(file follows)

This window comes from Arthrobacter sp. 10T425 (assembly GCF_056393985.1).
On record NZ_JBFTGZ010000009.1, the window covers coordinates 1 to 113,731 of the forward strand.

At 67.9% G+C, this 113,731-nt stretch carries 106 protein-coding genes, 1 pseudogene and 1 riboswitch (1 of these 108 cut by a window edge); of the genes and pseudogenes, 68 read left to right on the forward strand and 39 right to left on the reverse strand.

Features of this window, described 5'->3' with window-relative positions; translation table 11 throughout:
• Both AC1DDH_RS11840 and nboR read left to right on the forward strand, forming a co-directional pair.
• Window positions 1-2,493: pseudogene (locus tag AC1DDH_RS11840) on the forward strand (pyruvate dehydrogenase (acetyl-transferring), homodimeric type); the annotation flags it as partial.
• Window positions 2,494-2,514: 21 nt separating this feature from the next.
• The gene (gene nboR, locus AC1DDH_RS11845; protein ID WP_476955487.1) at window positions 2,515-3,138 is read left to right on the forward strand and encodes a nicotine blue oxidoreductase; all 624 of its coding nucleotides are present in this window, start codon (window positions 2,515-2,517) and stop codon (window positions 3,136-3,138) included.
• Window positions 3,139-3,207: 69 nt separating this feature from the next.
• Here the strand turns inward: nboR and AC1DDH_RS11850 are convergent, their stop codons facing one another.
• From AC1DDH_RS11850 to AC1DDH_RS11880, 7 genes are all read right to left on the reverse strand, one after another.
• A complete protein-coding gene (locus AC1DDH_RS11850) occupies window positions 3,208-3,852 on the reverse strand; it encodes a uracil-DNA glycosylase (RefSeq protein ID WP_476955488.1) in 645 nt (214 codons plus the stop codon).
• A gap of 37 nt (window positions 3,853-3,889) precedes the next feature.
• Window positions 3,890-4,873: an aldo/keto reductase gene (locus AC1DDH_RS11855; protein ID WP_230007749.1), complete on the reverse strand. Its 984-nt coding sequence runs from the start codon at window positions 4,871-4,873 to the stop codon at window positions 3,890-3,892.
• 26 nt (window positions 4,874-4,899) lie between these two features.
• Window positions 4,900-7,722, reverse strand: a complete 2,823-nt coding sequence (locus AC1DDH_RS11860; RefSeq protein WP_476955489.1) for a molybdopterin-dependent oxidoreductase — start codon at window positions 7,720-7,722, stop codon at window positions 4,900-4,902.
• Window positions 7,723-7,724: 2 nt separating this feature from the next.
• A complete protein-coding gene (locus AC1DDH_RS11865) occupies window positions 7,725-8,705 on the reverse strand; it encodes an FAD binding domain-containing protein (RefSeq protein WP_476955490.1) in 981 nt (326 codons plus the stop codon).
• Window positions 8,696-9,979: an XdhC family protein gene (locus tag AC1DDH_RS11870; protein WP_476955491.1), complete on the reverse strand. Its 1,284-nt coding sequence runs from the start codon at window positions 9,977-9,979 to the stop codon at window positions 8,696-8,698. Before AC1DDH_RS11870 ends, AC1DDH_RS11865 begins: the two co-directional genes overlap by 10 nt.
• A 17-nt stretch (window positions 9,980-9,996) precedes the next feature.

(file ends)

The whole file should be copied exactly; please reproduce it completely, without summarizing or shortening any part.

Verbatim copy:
This window comes from Arthrobacter sp. 10T425 (assembly GCF_056393985.1).
On record NZ_JBFTGZ010000009.1, the window covers coordinates 1 to 113,731 of the forward strand.

At 67.9% G+C, this 113,731-nt stretch carries 106 protein-coding genes, 1 pseudogene and 1 riboswitch (1 of these 108 cut by a window edge); of the genes and pseudogenes, 68 read left to right on the forward strand and 39 right to left on the reverse strand.

Features of this window, described 5'->3' with window-relative positions; translation table 11 throughout:
• Both AC1DDH_RS11840 and nboR read left to right on the forward strand, forming a co-directional pair.
• Window positions 1-2,493: pseudogene (locus tag AC1DDH_RS11840) on the forward strand (pyruvate dehydrogenase (acetyl-transferring), homodimeric type); the annotation flags it as partial.
• Window positions 2,494-2,514: 21 nt separating this feature from the next.
• The gene (gene nboR, locus AC1DDH_RS11845; protein ID WP_476955487.1) at window positions 2,515-3,138 is read left to right on the forward strand and encodes a nicotine blue oxidoreductase; all 624 of its coding nucleotides are present in this window, start codon (window positions 2,515-2,517) and stop codon (window positions 3,136-3,138) included.
• Window positions 3,139-3,207: 69 nt separating this feature from the next.
• Here the strand turns inward: nboR and AC1DDH_RS11850 are convergent, their stop codons facing one another.
• From AC1DDH_RS11850 to AC1DDH_RS11880, 7 genes are all read right to left on the reverse strand, one after another.
• A complete protein-coding gene (locus AC1DDH_RS11850) occupies window positions 3,208-3,852 on the reverse strand; it encodes a uracil-DNA glycosylase (RefSeq protein ID WP_476955488.1) in 645 nt (214 codons plus the stop codon).
• A gap of 37 nt (window positions 3,853-3,889) precedes the next feature.
• Window positions 3,890-4,873: an aldo/keto reductase gene (locus AC1DDH_RS11855; protein ID WP_230007749.1), complete on the reverse strand. Its 984-nt coding sequence runs from the start codon at window positions 4,871-4,873 to the stop codon at window positions 3,890-3,892.
• 26 nt (window positions 4,874-4,899) lie between these two features.
• Window positions 4,900-7,722, reverse strand: a complete 2,823-nt coding sequence (locus AC1DDH_RS11860; RefSeq protein WP_476955489.1) for a molybdopterin-dependent oxidoreductase — start codon at window positions 7,720-7,722, stop codon at window positions 4,900-4,902.
• Window positions 7,723-7,724: 2 nt separating this feature from the next.
• A complete protein-coding gene (locus AC1DDH_RS11865) occupies window positions 7,725-8,705 on the reverse strand; it encodes an FAD binding domain-containing protein (RefSeq protein WP_476955490.1) in 981 nt (326 codons plus the stop codon).
• Window positions 8,696-9,979: an XdhC family protein gene (locus tag AC1DDH_RS11870; protein WP_476955491.1), complete on the reverse strand. Its 1,284-nt coding sequence runs from the start codon at window positions 9,977-9,979 to the stop codon at window positions 8,696-8,698. Before AC1DDH_RS11870 ends, AC1DDH_RS11865 begins: the two co-directional genes overlap by 10 nt.
• A 17-nt stretch (window positions 9,980-9,996) precedes the next feature.